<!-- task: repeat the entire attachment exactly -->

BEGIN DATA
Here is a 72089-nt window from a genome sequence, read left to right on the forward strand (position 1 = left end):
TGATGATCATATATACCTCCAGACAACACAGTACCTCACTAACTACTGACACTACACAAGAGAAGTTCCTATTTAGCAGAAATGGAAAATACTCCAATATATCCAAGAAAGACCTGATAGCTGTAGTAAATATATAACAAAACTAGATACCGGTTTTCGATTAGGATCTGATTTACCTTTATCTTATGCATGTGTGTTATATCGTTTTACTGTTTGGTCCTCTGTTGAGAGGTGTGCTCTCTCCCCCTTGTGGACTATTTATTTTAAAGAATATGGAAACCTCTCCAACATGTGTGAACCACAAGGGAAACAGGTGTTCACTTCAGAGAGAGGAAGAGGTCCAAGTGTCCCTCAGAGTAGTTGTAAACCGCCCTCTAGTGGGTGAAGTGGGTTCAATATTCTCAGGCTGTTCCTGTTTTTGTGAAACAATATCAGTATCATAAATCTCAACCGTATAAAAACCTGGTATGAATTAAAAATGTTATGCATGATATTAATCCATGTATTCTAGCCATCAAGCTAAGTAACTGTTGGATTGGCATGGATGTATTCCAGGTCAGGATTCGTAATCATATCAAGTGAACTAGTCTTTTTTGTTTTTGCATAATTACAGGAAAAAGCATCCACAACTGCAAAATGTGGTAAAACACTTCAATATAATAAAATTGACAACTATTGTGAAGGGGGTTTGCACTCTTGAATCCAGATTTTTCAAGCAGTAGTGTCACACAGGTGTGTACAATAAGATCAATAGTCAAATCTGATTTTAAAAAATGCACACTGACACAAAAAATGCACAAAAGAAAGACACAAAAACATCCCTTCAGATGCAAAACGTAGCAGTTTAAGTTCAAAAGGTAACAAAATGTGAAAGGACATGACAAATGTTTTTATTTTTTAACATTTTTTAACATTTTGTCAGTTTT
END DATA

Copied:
Here is a 72089-nt window from a genome sequence, read left to right on the forward strand (position 1 = left end):
TGATGATCATATATACCTCCAGACAACACAGTACCTCACTAACTACTGACACTACACAAGAGAAGTTCCTATTTAGCAGAAATGGAAAATACTCCAATATATCCAAGAAAGACCTGATAGCTGTAGTAAATATATAACAAAACTAGATACCGGTTTTCGATTAGGATCTGATTTACCTTTATCTTATGCATGTGTGTTATATCGTTTTACTGTTTGGTCCTCTGTTGAGAGGTGTGCTCTCTCCCCCTTGTGGACTATTTATTTTAAAGAATATGGAAACCTCTCCAACATGTGTGAACCACAAGGGAAACAGGTGTTCACTTCAGAGAGAGGAAGAGGTCCAAGTGTCCCTCAGAGTAGTTGTAAACCGCCCTCTAGTGGGTGAAGTGGGTTCAATATTCTCAGGCTGTTCCTGTTTTTGTGAAACAATATCAGTATCATAAATCTCAACCGTATAAAAACCTGGTATGAATTAAAAATGTTATGCATGATATTAATCCATGTATTCTAGCCATCAAGCTAAGTAACTGTTGGATTGGCATGGATGTATTCCAGGTCAGGATTCGTAATCATATCAAGTGAACTAGTCTTTTTTGTTTTTGCATAATTACAGGAAAAAGCATCCACAACTGCAAAATGTGGTAAAACACTTCAATATAATAAAATTGACAACTATTGTGAAGGGGGTTTGCACTCTTGAATCCAGATTTTTCAAGCAGTAGTGTCACACAGGTGTGTACAATAAGATCAATAGTCAAATCTGATTTTAAAAAATGCACACTGACACAAAAAATGCACAAAAGAAAGACACAAAAACATCCCTTCAGATGCAAAACGTAGCAGTTTAAGTTCAAAAGGTAACAAAATGTGAAAGGACATGACAAATGTTTTTATTTTTTAACATTTTTTAACATTTTGTCAGTTTT